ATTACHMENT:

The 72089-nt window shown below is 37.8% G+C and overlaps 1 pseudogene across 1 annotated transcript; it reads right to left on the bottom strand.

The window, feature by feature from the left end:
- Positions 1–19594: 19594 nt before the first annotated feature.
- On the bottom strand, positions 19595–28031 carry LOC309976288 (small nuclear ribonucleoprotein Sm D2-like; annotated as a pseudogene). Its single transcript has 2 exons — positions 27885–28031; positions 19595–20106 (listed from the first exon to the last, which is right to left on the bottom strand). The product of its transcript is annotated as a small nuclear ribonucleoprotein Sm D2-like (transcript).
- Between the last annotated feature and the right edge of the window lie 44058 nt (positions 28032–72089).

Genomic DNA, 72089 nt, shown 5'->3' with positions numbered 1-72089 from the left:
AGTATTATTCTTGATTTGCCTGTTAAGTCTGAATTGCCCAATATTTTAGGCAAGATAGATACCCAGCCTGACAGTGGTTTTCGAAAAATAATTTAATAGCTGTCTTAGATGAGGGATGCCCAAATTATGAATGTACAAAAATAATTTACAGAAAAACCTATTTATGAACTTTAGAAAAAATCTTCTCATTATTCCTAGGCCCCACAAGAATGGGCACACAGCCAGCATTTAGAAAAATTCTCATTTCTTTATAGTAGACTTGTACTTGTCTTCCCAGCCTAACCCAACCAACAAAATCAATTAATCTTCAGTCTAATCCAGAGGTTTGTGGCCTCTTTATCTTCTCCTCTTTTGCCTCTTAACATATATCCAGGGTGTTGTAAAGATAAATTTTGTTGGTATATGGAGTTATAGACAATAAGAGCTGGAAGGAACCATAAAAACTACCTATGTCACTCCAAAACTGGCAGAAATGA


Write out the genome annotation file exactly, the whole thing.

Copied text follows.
The 72089-nt window shown below is 37.8% G+C and overlaps 1 pseudogene across 1 annotated transcript; it reads right to left on the bottom strand.

The window, feature by feature from the left end:
- Positions 1–19594: 19594 nt before the first annotated feature.
- On the bottom strand, positions 19595–28031 carry LOC309976288 (small nuclear ribonucleoprotein Sm D2-like; annotated as a pseudogene). Its single transcript has 2 exons — positions 27885–28031; positions 19595–20106 (listed from the first exon to the last, which is right to left on the bottom strand). The product of its transcript is annotated as a small nuclear ribonucleoprotein Sm D2-like (transcript).
- Between the last annotated feature and the right edge of the window lie 44058 nt (positions 28032–72089).

Genomic DNA, 72089 nt, shown 5'->3' with positions numbered 1-72089 from the left:
AGTATTATTCTTGATTTGCCTGTTAAGTCTGAATTGCCCAATATTTTAGGCAAGATAGATACCCAGCCTGACAGTGGTTTTCGAAAAATAATTTAATAGCTGTCTTAGATGAGGGATGCCCAAATTATGAATGTACAAAAATAATTTACAGAAAAACCTATTTATGAACTTTAGAAAAAATCTTCTCATTATTCCTAGGCCCCACAAGAATGGGCACACAGCCAGCATTTAGAAAAATTCTCATTTCTTTATAGTAGACTTGTACTTGTCTTCCCAGCCTAACCCAACCAACAAAATCAATTAATCTTCAGTCTAATCCAGAGGTTTGTGGCCTCTTTATCTTCTCCTCTTTTGCCTCTTAACATATATCCAGGGTGTTGTAAAGATAAATTTTGTTGGTATATGGAGTTATAGACAATAAGAGCTGGAAGGAACCATAAAAACTACCTATGTCACTCCAAAACTGGCAGAAATGA